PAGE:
The grocery store is packed with tourists. And I mean packed. There are hundreds of them.
And I am stuck in a cluster of middle-aged men who wear neon-colored swim trunks and flip flops.
You could say that I’m here against my will. My wife sent me on a very important shopping mission to buy:
And because no household can survive for more than forty-eight hours without salsa or the miraculous properties of Neosporin, here I am.
The middle-aged men in the checkout line are laughing and carrying on. They are wearing Margaritaville T-shirts, and their skin is a deep reddish-tan.
I can spot a Beach-Tourist-Dad tan a mile away. It’s all in the nose region.
Middle-aged male tourists, you see, rarely apply sunscreen to their noses—don’t ask me why. Thus, on a typical beach vacation, a Beach Dad often resembles the captain of Santa’s sled team.
As it happens, it’s a good thing Beach Dad isn’t ACTUALLY steering Santa’s sleigh because Beach Dad also drives like a clinically insane stuntman.
Sometimes, you can see Beach Dad weaving his minivan through heavy traffic while singing along with a Jimmy Buffet greatest hits album, nearly causing ten-car pile ups.
But getting back to the grocery store. There’s a small boy standing in the checkout aisle behind me. He’s pushing a wheelchair with a woman in it. The woman is mid-seventies. She has a cast on her ankle.
There is also a teenage girl with her. The three-person clan is a nice-looking one. And because they are only buying sodas and popsicles, I insist they cut in line.
The boy wheels the woman ahead of me. The older woman thanks me.
I ask where they’re from.
“Arkansas,” she says. “These are my grandkids. We’re down here for two weeks.”
She tells me that she is still recovering from ankle surgery. Her injury happened a few weeks ago when she was lifting a potted plant on her patio. She tripped over her dog. Her ankle shattered. She fractured a bone in her wrist, too.
After surgery, she almost cancelled this Florida trip—which she has been wanting to take for ten years.
“Almost didn’t come,” she goes on. “I was so disappointed, too, ‘cause I’ve wanted to visit Florida all my life, but never got to before my husband died.”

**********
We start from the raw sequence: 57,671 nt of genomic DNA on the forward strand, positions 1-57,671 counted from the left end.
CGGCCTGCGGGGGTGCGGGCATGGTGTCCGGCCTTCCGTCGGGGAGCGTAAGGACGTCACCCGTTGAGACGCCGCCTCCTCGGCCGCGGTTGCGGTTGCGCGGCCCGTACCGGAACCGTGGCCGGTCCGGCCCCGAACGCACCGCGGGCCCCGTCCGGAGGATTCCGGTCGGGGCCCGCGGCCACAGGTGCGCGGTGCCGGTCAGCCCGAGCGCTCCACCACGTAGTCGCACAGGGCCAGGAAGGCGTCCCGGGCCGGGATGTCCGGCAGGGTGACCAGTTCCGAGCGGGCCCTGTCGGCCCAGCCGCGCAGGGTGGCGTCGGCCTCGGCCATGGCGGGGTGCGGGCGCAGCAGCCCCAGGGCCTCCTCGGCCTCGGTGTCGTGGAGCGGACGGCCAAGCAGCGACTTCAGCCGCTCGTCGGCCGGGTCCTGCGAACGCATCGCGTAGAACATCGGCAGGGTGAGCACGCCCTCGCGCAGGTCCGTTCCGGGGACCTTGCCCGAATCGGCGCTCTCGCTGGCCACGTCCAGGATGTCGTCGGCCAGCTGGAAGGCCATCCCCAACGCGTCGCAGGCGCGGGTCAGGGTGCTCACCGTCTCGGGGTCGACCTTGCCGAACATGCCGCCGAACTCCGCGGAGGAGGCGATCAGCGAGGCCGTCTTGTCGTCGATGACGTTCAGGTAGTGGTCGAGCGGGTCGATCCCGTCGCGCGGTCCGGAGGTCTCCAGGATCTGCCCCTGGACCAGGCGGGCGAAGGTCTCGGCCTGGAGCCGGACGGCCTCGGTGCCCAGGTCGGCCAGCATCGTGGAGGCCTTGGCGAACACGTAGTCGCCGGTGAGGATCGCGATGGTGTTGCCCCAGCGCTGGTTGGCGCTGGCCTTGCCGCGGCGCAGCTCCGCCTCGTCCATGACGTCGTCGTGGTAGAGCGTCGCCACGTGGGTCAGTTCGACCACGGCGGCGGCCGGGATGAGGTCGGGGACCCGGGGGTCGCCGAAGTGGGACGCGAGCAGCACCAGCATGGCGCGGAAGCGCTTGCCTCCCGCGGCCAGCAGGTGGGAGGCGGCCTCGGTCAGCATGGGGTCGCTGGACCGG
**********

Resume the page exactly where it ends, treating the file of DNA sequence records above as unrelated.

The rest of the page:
But her grandkids weren’t about to let her miss the Sunshine State. The teenage girl, Georgia, volunteered to be Granny’s personal chauffeur.
Georgia just got her driver’s license.
Georgia originally planned on taking a vacation with her friends to Charleston instead of Florida, but when her grandmother almost cancelled her trip, she volunteered.
“I love my grandma,” says Georgia. “My friends can wait. I only get one grandma.”
Granny pats Georgia’s hand. “She could be off having fun with her friends, but she’s stuck with boring Granny.”
“You’re not boring,” says Georgia. “I love you.”
“Me, too, Grandma,” says the boy. “I love you.”
Kisses are exchanged. I believe in the human race.
These two kids deserve awards. Especially Georgia, who could be doing teenage things. Instead, she’s spending her week navigating through dangerous Beach Dad traffic.
Georgia tells me: “The people drive bad in this town. One guy cut me off in the parking lot and almost smashed our car.”
I’m not a betting man, but I’ll bet the farm that the man had a sunburned nose.
Granny smiles and says, “Georgia’s the best driver you ever saw. She handled it well. She’s so responsible.”
The boy hugs his sister and says, “I’m proud of you, Georgia.”
She hugs him back.
This is too much affection for one column.
Anyway, our conversation ends. The three-person family pays for their popsicles and Cokes. Before they roll away, I ask Granny if she needs any help to her vehicle.
“No,” she says. “I got my family.”
Family. If there’s anything better in this world, I don’t care to know what it is.
The cashier looks at my two items on the conveyor belt and says, “Is this ALL you came here for today?”
No, ma’am. This isn’t all. I came here to see something beautiful, first hand. And to be reminded of something I often forget: that a person with family has everything.
Except salsa and Neosporin.